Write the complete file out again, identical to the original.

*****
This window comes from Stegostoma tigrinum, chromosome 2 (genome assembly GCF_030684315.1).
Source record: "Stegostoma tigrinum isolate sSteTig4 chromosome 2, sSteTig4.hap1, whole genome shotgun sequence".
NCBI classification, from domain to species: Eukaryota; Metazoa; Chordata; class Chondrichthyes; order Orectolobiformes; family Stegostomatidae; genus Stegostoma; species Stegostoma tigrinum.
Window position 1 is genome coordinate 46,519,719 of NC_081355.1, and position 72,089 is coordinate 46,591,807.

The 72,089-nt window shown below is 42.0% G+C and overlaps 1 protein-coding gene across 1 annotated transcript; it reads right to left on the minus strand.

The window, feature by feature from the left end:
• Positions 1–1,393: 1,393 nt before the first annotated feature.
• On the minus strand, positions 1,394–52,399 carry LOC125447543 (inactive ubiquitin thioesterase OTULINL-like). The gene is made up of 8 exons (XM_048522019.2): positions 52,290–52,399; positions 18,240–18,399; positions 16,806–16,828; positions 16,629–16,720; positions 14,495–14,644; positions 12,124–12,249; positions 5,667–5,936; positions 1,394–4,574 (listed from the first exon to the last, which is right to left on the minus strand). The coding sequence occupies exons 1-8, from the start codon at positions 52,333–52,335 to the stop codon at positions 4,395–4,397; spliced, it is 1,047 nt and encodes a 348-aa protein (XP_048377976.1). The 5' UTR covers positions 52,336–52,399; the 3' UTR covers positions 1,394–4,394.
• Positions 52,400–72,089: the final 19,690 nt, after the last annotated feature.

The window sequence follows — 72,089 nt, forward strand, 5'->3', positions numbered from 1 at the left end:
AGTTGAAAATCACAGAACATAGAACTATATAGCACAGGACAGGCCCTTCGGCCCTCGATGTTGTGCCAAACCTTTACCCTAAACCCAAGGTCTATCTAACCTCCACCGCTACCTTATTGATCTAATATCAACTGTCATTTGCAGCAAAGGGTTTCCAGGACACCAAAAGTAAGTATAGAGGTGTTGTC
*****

This window comes from Stegostoma tigrinum, chromosome 2 (genome assembly GCF_030684315.1).
Source record: "Stegostoma tigrinum isolate sSteTig4 chromosome 2, sSteTig4.hap1, whole genome shotgun sequence".
NCBI classification, from domain to species: Eukaryota; Metazoa; Chordata; class Chondrichthyes; order Orectolobiformes; family Stegostomatidae; genus Stegostoma; species Stegostoma tigrinum.
Window position 1 is genome coordinate 46,519,719 of NC_081355.1, and position 72,089 is coordinate 46,591,807.

The 72,089-nt window shown below is 42.0% G+C and overlaps 1 protein-coding gene across 1 annotated transcript; it reads right to left on the minus strand.

The window, feature by feature from the left end:
• Positions 1–1,393: 1,393 nt before the first annotated feature.
• On the minus strand, positions 1,394–52,399 carry LOC125447543 (inactive ubiquitin thioesterase OTULINL-like). The gene is made up of 8 exons (XM_048522019.2): positions 52,290–52,399; positions 18,240–18,399; positions 16,806–16,828; positions 16,629–16,720; positions 14,495–14,644; positions 12,124–12,249; positions 5,667–5,936; positions 1,394–4,574 (listed from the first exon to the last, which is right to left on the minus strand). The coding sequence occupies exons 1-8, from the start codon at positions 52,333–52,335 to the stop codon at positions 4,395–4,397; spliced, it is 1,047 nt and encodes a 348-aa protein (XP_048377976.1). The 5' UTR covers positions 52,336–52,399; the 3' UTR covers positions 1,394–4,394.
• Positions 52,400–72,089: the final 19,690 nt, after the last annotated feature.

The window sequence follows — 72,089 nt, forward strand, 5'->3', positions numbered from 1 at the left end:
AGTTGAAAATCACAGAACATAGAACTATATAGCACAGGACAGGCCCTTCGGCCCTCGATGTTGTGCCAAACCTTTACCCTAAACCCAAGGTCTATCTAACCTCCACCGCTACCTTATTGATCTAATATCAACTGTCATTTGCAGCAAAGGGTTTCCAGGACACCAAAAGTAAGTATAGAGGTGTTGTC